Investors want to know how a hedge fund is going to make money, given the poor performance of the hedge fund industry as a whole. These days, investors are excited by an orientation towards technology and big data and machine learning and artificial intelligence. These tools offer the promise of untapped returns, unlike older strategies that may have competed away the returns they were chasing. Regardless of whether you’re actually good at technology as a hedge fund, you want to have a story for why you might be.
Some of the most prominent hedge fund managers of the last few decades—Steve Cohen, Paul Tudor Jones—are going against type and launching technology-driven quantitative investment funds. They employ physicists and computer scientists to write algorithms to invest money, because that’s what investors want. You’re seeing a massive arms race across hedge funds to rebrand themselves in that direction.
It reminds me a bit of startup founders marketing themselves to Silicon Valley venture capitalists by peppering their pitch decks with buzzwords related to artificial intelligence or some other hot field. The startups might get funded, but the technology might not really work—or it might not even exist. What the startup is calling artificial intelligence could be a bunch of workers in the Philippines doing manual data entry.
In the financial industry, investors want firms that use big data and machine learning and artificial intelligence—but do those new tools actually generate better results?
That’s a good question. The best way to explore it might be to talk about the role of data. There’s a lot of excitement in the financial industry about the amount of new data that’s being made available. Think about what kind of data might be useful for predicting the price of an oil future. It might be a piece of political news, public announcements from regulators, satellite images of oil refineries to calculate oil reserves. There are tons of different kinds of data out there—pretty much anything you can think of.
Along with new forms of data, there are also new forms of data analysis. The early versions of complex data analysis included looking at the financial statements of publicly traded companies. But now you can parse through the data in those statements in more interesting ways. Back in the day, you might care about how much debt the company has or what its earnings are relative to its price, and you might compare those figures to the broader market. But you were ultimately limited by your capacity to source and process this data.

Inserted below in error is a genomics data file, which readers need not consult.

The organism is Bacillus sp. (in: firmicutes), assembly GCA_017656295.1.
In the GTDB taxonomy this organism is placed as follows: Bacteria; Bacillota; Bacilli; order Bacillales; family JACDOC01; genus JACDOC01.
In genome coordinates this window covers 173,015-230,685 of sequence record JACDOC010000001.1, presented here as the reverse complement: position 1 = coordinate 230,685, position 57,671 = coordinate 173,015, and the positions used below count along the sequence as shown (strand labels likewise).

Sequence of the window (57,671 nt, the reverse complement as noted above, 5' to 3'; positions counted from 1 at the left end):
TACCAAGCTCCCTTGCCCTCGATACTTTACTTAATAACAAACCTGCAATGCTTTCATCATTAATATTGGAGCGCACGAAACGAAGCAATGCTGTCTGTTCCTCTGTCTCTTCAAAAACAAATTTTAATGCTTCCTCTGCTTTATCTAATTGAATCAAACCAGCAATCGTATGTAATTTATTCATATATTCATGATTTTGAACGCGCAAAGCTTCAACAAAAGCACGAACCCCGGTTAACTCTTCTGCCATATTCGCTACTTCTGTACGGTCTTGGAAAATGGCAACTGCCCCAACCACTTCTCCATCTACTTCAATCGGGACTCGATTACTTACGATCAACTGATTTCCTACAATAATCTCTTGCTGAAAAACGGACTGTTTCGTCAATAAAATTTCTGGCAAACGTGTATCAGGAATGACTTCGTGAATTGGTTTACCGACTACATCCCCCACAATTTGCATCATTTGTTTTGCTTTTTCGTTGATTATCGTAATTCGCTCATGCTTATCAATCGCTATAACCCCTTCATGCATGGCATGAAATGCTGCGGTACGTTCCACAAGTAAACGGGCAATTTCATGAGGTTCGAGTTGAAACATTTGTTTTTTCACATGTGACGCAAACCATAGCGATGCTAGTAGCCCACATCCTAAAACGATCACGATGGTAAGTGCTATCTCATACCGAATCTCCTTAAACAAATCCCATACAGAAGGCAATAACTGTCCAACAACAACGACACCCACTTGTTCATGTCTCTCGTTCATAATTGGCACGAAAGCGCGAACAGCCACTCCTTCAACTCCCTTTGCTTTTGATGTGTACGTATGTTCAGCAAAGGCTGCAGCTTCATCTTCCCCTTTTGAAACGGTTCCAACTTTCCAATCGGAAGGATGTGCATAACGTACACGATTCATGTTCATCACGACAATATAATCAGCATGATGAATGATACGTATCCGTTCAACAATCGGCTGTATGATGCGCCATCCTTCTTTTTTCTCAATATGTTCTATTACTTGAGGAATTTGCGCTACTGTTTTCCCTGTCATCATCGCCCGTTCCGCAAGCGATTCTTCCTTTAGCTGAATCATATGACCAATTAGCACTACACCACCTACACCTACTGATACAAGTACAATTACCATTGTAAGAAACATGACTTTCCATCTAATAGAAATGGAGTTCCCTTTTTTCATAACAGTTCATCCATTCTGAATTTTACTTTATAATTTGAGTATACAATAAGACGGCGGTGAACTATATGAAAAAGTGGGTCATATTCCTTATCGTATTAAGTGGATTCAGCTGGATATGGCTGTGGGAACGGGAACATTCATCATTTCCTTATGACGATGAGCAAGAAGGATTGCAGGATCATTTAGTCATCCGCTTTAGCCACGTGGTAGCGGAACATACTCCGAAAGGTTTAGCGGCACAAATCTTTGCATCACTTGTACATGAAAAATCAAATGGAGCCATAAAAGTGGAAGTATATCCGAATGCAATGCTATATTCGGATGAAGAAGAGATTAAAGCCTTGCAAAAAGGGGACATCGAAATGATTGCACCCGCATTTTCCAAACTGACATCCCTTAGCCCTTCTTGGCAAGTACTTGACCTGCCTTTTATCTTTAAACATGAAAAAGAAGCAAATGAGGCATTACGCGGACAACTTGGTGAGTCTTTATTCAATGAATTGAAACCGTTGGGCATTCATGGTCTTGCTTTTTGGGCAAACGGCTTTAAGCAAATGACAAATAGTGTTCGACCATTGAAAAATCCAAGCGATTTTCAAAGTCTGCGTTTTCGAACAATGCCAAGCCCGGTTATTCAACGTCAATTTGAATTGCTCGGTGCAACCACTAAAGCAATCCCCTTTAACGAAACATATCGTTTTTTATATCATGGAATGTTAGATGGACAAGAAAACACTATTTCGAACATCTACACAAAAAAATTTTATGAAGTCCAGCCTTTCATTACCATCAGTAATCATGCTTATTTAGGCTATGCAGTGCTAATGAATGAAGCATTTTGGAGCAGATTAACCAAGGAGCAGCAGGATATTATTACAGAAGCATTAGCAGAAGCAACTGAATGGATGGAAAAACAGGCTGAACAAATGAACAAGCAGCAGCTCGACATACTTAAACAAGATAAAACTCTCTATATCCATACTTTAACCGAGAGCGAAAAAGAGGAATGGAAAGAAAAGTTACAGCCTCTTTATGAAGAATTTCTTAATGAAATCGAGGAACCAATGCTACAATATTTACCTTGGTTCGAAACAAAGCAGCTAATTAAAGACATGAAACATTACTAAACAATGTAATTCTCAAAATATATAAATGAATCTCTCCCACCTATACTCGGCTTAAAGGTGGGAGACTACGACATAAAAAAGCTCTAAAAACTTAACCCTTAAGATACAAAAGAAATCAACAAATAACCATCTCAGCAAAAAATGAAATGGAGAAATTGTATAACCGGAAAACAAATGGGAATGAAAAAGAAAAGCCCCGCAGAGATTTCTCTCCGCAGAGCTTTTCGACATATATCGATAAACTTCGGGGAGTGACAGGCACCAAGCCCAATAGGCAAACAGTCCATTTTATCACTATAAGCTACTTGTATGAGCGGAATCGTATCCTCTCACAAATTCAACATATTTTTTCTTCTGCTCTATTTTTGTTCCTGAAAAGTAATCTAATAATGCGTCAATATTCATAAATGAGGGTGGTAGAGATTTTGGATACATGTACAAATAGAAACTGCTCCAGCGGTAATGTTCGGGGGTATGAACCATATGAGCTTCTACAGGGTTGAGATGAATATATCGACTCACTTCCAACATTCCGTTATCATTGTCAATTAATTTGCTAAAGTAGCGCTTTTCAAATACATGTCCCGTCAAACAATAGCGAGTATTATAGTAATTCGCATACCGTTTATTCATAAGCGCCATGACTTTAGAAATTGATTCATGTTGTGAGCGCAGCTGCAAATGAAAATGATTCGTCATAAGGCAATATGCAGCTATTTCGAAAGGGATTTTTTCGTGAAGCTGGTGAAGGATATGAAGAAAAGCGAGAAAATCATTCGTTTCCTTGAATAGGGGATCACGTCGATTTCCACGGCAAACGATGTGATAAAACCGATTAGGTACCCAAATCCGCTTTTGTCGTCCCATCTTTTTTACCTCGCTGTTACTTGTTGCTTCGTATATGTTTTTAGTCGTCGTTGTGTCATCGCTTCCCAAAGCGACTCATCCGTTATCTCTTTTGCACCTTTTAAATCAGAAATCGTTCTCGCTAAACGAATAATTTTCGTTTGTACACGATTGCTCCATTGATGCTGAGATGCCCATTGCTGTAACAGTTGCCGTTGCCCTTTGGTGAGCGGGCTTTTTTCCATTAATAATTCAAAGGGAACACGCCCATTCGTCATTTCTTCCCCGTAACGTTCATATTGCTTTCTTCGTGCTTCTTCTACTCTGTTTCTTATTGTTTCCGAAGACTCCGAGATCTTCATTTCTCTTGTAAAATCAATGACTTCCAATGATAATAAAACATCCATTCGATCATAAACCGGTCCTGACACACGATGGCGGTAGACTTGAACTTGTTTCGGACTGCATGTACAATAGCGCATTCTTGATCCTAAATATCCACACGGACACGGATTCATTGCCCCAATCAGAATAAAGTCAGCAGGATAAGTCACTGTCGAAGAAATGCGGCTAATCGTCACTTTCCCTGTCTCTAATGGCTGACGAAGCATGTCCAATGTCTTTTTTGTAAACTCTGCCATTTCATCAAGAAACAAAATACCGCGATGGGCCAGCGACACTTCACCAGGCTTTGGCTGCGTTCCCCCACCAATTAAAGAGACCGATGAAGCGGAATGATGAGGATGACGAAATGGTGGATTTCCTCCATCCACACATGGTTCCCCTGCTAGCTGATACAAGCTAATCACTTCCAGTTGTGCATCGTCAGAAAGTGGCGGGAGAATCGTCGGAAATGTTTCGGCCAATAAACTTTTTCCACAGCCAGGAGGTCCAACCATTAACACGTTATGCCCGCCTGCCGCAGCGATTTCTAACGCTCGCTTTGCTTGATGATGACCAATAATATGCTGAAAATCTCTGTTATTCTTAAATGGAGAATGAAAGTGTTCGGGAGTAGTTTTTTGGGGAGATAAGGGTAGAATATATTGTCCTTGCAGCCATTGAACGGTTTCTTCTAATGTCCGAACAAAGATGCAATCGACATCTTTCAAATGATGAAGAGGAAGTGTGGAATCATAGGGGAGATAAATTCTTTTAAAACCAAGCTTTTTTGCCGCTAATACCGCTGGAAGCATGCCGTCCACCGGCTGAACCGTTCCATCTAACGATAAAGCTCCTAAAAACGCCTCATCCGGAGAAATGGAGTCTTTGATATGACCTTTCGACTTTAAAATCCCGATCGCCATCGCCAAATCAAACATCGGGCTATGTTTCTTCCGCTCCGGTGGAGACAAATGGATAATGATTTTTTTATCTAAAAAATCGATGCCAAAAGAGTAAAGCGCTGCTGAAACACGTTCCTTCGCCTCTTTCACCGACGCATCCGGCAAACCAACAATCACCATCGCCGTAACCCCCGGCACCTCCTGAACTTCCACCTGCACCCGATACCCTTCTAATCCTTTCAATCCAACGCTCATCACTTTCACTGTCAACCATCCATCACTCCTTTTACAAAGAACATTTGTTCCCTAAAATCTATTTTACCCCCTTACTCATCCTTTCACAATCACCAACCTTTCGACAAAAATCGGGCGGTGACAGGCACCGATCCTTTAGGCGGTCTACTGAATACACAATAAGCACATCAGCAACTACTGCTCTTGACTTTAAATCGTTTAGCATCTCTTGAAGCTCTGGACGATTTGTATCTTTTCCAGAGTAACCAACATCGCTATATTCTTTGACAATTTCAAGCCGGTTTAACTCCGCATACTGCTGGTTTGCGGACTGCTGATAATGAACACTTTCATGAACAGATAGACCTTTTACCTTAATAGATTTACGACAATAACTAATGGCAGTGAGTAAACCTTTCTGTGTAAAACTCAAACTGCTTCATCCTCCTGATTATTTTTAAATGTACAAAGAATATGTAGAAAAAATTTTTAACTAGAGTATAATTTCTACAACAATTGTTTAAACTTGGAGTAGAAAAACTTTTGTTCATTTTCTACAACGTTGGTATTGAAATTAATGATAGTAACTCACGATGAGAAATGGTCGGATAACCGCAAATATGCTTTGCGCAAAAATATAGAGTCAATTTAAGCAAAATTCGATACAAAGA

Now you can analyze more variables more systematically across thousands of stocks. You can also do more exotic things like use natural language processing techniques to figure out what the company is saying in its statement that isn’t reflected in its numbers. How did the commentary change from previous earnings reports? What is the tone of the words they use to describe the underlying business? How does this tone compare to words used by its competitors? Even though it’s the same data you had access to before, you have more processing power and better techniques to understand that data.
The challenge is that not all of these sources of data and ways to analyze them will be useful for predicting the prices of financial instruments. Many of the new data sets, like satellite imagery, tend to be quite expensive. And they may not add any information more useful than what is already available to market participants from the vast streams of data on prices, companies, employees, and so on. We’re still in the phase where we’re trying to figure out what to do with all the data that’s coming in. And one of the answers might be that most of it is simply not that valuable.